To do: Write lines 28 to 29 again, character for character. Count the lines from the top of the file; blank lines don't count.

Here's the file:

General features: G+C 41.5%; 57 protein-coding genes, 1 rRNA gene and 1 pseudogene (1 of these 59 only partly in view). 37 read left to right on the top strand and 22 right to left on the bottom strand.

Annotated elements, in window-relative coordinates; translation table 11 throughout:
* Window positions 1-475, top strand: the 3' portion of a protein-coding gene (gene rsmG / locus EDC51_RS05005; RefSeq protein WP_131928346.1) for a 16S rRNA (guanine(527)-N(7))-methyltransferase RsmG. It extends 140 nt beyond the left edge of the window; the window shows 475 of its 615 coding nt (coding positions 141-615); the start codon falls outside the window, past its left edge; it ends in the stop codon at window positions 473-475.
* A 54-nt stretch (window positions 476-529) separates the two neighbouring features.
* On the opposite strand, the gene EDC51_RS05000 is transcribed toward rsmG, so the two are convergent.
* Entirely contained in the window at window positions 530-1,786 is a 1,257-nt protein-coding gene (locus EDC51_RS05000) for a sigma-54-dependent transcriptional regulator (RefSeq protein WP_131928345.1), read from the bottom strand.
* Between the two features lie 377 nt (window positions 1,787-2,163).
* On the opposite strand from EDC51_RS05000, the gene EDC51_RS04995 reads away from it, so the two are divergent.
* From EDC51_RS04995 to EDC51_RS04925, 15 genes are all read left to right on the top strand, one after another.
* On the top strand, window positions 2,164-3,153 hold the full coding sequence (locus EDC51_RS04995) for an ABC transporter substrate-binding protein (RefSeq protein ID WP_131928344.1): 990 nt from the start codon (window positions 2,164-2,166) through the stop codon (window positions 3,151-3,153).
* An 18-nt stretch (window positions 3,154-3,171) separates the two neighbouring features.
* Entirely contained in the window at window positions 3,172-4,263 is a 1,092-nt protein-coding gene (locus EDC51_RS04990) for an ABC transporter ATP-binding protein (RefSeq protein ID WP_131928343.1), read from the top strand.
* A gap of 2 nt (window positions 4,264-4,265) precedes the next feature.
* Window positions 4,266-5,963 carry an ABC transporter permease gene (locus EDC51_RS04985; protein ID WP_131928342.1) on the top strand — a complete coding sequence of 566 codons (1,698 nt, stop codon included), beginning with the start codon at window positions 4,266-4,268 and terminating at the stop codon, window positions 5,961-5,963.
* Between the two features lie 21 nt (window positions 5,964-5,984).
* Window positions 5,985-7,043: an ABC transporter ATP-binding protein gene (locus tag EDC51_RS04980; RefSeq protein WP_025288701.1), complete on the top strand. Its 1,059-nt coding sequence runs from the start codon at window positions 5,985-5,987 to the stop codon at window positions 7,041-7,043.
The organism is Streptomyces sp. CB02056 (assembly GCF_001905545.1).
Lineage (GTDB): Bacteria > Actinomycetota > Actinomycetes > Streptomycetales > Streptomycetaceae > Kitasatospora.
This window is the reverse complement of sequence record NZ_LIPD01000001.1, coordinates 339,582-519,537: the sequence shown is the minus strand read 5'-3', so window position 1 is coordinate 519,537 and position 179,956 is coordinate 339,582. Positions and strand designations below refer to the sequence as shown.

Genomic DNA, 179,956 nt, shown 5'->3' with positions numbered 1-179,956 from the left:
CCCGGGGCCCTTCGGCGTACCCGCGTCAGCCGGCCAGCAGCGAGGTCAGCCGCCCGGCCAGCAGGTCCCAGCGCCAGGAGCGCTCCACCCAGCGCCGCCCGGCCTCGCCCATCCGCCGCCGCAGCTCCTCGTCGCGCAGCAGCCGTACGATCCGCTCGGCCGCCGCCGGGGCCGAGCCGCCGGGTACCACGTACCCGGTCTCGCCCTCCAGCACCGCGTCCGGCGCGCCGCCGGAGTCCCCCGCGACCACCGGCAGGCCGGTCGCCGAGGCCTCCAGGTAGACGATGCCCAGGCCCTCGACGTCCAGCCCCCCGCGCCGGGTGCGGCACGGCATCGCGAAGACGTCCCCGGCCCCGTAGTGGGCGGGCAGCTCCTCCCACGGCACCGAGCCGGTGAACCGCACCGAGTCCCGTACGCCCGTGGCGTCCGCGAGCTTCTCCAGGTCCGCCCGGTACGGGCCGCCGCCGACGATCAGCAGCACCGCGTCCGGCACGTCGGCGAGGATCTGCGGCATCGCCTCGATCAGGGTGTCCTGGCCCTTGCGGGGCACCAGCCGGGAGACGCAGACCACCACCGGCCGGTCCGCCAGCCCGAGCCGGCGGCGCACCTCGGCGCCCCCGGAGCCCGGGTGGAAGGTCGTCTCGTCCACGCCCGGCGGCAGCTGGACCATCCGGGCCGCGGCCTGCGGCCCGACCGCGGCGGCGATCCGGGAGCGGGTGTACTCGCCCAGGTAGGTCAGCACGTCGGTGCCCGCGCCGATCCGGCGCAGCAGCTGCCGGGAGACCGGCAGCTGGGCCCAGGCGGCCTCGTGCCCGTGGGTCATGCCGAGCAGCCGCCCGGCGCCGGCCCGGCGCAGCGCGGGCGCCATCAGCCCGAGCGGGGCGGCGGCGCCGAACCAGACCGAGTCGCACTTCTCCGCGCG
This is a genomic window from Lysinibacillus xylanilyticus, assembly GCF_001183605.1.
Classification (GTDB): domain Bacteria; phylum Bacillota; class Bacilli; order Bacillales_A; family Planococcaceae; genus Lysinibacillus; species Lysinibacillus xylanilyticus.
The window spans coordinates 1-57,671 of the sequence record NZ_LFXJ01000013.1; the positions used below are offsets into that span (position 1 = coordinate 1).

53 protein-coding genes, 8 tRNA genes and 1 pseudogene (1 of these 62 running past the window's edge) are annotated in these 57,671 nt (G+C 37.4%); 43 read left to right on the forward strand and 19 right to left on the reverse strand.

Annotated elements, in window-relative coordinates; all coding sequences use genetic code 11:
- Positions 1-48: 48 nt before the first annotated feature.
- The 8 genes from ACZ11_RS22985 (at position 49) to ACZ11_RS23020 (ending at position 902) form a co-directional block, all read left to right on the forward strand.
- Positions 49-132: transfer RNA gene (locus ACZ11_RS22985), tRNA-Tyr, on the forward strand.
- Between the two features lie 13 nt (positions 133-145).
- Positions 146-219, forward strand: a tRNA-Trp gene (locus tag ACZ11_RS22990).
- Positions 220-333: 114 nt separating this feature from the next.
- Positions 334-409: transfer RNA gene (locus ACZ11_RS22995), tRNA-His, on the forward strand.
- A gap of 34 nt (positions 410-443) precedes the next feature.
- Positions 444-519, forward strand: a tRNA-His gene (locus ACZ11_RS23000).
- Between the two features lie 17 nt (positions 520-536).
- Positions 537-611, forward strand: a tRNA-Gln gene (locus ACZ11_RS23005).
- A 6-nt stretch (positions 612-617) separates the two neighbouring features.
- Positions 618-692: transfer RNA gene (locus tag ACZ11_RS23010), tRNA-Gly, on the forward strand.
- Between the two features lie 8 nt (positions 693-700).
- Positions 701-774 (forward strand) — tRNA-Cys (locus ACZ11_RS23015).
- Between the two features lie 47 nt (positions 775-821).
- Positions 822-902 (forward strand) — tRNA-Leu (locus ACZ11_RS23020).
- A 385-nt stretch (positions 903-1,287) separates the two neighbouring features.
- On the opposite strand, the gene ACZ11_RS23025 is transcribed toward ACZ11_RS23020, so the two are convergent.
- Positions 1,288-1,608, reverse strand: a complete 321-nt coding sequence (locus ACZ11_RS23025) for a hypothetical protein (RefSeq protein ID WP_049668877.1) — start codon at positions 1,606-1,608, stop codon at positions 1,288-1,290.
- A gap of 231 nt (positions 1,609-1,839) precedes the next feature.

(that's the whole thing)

- The 8 genes from ACZ11_RS22985 (at position 49) to ACZ11_RS23020 (ending at position 902) form a co-directional block, all read left to right on the forward strand.
- Positions 49-132: transfer RNA gene (locus ACZ11_RS22985), tRNA-Tyr, on the forward strand.